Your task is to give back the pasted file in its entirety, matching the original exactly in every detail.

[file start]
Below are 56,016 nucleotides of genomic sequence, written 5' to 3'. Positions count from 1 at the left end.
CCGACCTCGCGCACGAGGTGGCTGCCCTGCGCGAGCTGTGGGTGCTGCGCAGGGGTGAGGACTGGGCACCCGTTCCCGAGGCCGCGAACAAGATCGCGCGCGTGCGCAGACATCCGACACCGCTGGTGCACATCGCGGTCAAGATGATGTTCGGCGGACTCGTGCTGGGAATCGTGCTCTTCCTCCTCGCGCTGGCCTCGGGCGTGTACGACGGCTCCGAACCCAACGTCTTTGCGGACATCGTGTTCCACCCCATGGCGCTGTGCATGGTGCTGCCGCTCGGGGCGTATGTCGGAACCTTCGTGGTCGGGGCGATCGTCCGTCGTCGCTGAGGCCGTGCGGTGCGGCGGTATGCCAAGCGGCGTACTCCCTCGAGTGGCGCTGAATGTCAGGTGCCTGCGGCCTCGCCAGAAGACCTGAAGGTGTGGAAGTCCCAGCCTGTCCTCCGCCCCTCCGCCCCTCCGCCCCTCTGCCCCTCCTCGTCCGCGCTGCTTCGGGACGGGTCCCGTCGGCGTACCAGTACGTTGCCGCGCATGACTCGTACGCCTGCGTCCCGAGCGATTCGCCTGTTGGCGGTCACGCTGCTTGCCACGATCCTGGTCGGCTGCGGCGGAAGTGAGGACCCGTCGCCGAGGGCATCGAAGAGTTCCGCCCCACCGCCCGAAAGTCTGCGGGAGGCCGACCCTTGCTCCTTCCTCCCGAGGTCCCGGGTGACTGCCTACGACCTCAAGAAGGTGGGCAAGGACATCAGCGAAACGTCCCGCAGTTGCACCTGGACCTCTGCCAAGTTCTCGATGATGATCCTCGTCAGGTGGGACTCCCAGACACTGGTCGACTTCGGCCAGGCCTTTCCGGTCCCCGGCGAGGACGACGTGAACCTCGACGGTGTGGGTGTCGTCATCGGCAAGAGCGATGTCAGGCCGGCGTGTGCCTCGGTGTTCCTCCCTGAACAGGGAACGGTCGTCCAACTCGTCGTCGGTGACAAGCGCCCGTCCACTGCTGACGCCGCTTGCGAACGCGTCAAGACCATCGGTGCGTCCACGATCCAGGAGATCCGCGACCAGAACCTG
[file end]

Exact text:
Below are 56,016 nucleotides of genomic sequence, written 5' to 3'. Positions count from 1 at the left end.
CCGACCTCGCGCACGAGGTGGCTGCCCTGCGCGAGCTGTGGGTGCTGCGCAGGGGTGAGGACTGGGCACCCGTTCCCGAGGCCGCGAACAAGATCGCGCGCGTGCGCAGACATCCGACACCGCTGGTGCACATCGCGGTCAAGATGATGTTCGGCGGACTCGTGCTGGGAATCGTGCTCTTCCTCCTCGCGCTGGCCTCGGGCGTGTACGACGGCTCCGAACCCAACGTCTTTGCGGACATCGTGTTCCACCCCATGGCGCTGTGCATGGTGCTGCCGCTCGGGGCGTATGTCGGAACCTTCGTGGTCGGGGCGATCGTCCGTCGTCGCTGAGGCCGTGCGGTGCGGCGGTATGCCAAGCGGCGTACTCCCTCGAGTGGCGCTGAATGTCAGGTGCCTGCGGCCTCGCCAGAAGACCTGAAGGTGTGGAAGTCCCAGCCTGTCCTCCGCCCCTCCGCCCCTCCGCCCCTCTGCCCCTCCTCGTCCGCGCTGCTTCGGGACGGGTCCCGTCGGCGTACCAGTACGTTGCCGCGCATGACTCGTACGCCTGCGTCCCGAGCGATTCGCCTGTTGGCGGTCACGCTGCTTGCCACGATCCTGGTCGGCTGCGGCGGAAGTGAGGACCCGTCGCCGAGGGCATCGAAGAGTTCCGCCCCACCGCCCGAAAGTCTGCGGGAGGCCGACCCTTGCTCCTTCCTCCCGAGGTCCCGGGTGACTGCCTACGACCTCAAGAAGGTGGGCAAGGACATCAGCGAAACGTCCCGCAGTTGCACCTGGACCTCTGCCAAGTTCTCGATGATGATCCTCGTCAGGTGGGACTCCCAGACACTGGTCGACTTCGGCCAGGCCTTTCCGGTCCCCGGCGAGGACGACGTGAACCTCGACGGTGTGGGTGTCGTCATCGGCAAGAGCGATGTCAGGCCGGCGTGTGCCTCGGTGTTCCTCCCTGAACAGGGAACGGTCGTCCAACTCGTCGTCGGTGACAAGCGCCCGTCCACTGCTGACGCCGCTTGCGAACGCGTCAAGACCATCGGTGCGTCCACGATCCAGGAGATCCGCGACCAGAACCTG